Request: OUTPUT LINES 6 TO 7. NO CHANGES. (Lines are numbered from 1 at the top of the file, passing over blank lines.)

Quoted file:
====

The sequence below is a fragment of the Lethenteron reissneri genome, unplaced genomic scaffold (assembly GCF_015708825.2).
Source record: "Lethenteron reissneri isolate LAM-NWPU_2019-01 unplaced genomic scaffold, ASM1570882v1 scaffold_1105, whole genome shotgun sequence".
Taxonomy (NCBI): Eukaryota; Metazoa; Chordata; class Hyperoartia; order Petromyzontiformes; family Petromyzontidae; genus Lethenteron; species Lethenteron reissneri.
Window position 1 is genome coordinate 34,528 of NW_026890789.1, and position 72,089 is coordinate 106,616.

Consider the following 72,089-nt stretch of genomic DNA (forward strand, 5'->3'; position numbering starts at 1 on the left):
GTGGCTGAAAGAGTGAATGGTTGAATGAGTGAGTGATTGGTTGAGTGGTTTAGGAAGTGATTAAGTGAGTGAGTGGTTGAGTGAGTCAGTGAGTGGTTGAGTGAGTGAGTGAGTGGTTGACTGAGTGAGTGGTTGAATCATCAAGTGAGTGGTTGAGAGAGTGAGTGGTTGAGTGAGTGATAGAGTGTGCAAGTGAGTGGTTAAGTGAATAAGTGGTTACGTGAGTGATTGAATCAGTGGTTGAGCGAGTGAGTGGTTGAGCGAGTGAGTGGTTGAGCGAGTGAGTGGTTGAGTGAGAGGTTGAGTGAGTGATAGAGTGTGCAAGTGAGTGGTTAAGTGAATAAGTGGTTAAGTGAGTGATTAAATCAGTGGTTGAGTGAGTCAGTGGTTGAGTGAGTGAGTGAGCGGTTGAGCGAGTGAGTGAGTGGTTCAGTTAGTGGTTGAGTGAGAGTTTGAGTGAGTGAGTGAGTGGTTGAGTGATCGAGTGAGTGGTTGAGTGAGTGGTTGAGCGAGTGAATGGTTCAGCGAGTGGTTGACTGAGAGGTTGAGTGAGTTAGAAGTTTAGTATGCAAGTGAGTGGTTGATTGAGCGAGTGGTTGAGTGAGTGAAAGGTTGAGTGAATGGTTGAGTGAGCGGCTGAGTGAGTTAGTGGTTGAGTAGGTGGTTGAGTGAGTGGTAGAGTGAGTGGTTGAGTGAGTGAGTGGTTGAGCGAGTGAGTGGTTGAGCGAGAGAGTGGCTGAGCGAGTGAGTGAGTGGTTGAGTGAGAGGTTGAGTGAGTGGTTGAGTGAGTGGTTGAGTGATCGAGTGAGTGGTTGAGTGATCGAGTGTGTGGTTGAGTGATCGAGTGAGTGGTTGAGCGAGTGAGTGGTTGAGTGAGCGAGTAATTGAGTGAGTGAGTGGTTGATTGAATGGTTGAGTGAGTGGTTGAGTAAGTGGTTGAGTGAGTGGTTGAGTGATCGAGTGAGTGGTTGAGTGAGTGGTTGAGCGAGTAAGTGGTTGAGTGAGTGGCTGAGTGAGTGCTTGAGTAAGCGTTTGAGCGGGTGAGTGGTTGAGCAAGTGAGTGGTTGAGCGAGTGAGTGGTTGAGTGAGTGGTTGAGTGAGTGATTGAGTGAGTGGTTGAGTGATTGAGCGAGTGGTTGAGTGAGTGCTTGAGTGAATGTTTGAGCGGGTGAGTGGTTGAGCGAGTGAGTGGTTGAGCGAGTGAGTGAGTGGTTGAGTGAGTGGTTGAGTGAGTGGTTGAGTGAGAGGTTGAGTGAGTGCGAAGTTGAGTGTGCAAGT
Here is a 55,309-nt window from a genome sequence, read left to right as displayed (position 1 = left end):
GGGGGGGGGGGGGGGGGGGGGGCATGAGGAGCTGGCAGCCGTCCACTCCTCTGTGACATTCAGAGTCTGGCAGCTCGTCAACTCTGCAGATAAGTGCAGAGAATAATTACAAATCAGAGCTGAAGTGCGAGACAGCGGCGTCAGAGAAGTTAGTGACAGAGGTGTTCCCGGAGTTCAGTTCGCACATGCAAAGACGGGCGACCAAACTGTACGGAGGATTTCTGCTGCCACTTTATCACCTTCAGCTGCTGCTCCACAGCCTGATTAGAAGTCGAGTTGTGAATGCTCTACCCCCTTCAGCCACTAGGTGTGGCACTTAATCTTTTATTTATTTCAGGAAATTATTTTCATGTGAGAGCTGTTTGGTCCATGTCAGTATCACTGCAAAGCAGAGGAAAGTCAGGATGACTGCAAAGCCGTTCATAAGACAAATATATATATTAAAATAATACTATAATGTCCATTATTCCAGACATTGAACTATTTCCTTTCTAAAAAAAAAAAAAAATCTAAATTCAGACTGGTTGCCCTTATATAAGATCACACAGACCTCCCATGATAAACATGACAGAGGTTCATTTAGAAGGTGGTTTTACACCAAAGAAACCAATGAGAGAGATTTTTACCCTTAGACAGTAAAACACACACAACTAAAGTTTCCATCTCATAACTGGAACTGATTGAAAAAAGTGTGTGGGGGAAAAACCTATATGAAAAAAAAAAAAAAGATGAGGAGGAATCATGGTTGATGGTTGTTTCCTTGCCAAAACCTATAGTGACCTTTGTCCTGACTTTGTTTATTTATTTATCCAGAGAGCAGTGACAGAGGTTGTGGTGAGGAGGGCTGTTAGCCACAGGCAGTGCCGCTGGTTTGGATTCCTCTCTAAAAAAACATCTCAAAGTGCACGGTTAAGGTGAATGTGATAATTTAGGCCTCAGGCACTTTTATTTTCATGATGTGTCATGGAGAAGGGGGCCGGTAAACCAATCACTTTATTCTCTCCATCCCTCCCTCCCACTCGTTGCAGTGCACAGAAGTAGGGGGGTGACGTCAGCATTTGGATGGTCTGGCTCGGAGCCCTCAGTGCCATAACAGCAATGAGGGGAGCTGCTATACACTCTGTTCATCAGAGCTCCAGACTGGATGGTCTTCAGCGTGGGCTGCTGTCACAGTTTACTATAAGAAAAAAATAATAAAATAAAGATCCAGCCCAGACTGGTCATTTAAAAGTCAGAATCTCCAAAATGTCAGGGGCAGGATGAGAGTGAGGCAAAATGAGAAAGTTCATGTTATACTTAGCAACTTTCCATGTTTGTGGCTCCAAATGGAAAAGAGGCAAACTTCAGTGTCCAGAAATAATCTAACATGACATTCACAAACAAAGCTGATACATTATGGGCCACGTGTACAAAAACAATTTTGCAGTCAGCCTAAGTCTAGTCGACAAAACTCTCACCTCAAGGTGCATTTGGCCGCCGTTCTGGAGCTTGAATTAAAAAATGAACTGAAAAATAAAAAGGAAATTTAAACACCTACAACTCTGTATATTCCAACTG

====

GTGGCTGAAAGAGTGAATGGTTGAATGAGTGAGTGATTGGTTGAGTGGTTTAGGAAGTGATTAAGTGAGTGAGTGGTTGAGTGAGTCAGTGAGTGGTTGAGTGAGTGAGTGAGTGGTTGACTGAGTGAGTGGTTGAATCATCAAGTGAGTGGTTGAGAGAGTGAGTGGTTGAGTGAGTGATAGAGTGTGCAAGTGAGTGGTTAAGTGAATAAGTGGTTACGTGAGTGATTGAATCAGTGGTTGAGCGAGTGAGTGGTTGAGCGAGTGAGTGGTTGAGCGAGTGAGTGGTTGAGTGAGAGGTTGAGTGAGTGATAGAGTGTGCAAGTGAGTGGTTAAGTGAATAAGTGGTTAAGTGAGTGATTAAATCAGTGGTTGAGTGAGTCAGTGGTTGAGTGAGTGAGTGAGCGGTTGAGCGAGTGAGTGAGTGGTTCAGTTAGTGGTTGAGTGAGAGTTTGAGTGAGTGAGTGAGTGGTTGAGTGATCGAGTGAGTGGTTGAGTGAGTGGTTGAGCGAGTGAATGGTTCAGCGAGTGGTTGACTGAGAGGTTGAGTGAGTTAGAAGTTTAGTATGCAAGTGAGTGGTTGATTGAGCGAGTGGTTGAGTGAGTGAAAGGTTGAGTGAATGGTTGAGTGAGCGGCTGAGTGAGTTAGTGGTTGAGTAGGTGGTTGAGTGAGTGGTAGAGTGAGTGGTTGAGTGAGTGAGTGGTTGAGCGAGTGAGTGGTTGAGCGAGAGAGTGGCTGAGCGAGTGAGTGAGTGGTTGAGTGAGAGGTTGAGTGAGTGGTTGAGTGAGTGGTTGAGTGATCGAGTGAGTGGTTGAGTGATCGAGTGTGTGGTTGAGTGATCGAGTGAGTGGTTGAGCGAGTGAGTGGTTGAGTGAGCGAGTAATTGAGTGAGTGAGTGGTTGATTGAATGGTTGAGTGAGTGGTTGAGTAAGTGGTTGAGTGAGTGGTTGAGTGATCGAGTGAGTGGTTGAGTGAGTGGTTGAGCGAGTAAGTGGTTGAGTGAGTGGCTGAGTGAGTGCTTGAGTAAGCGTTTGAGCGGGTGAGTGGTTGAGCAAGTGAGTGGTTGAGCGAGTGAGTGGTTGAGTGAGTGGTTGAGTGAGTGATTGAGTGAGTGGTTGAGTGATTGAGCGAGTGGTTGAGTGAGTGCTTGAGTGAATGTTTGAGCGGGTGAGTGGTTGAGCGAGTGAGTGGTTGAGCGAGTGAGTGAGTGGTTGAGTGAGTGGTTGAGTGAGTGGTTGAGTGAGAGGTTGAGTGAGTGCGAAGTTGAGTGTGCAAGT
Here is a 55,309-nt window from a genome sequence, read left to right as displayed (position 1 = left end):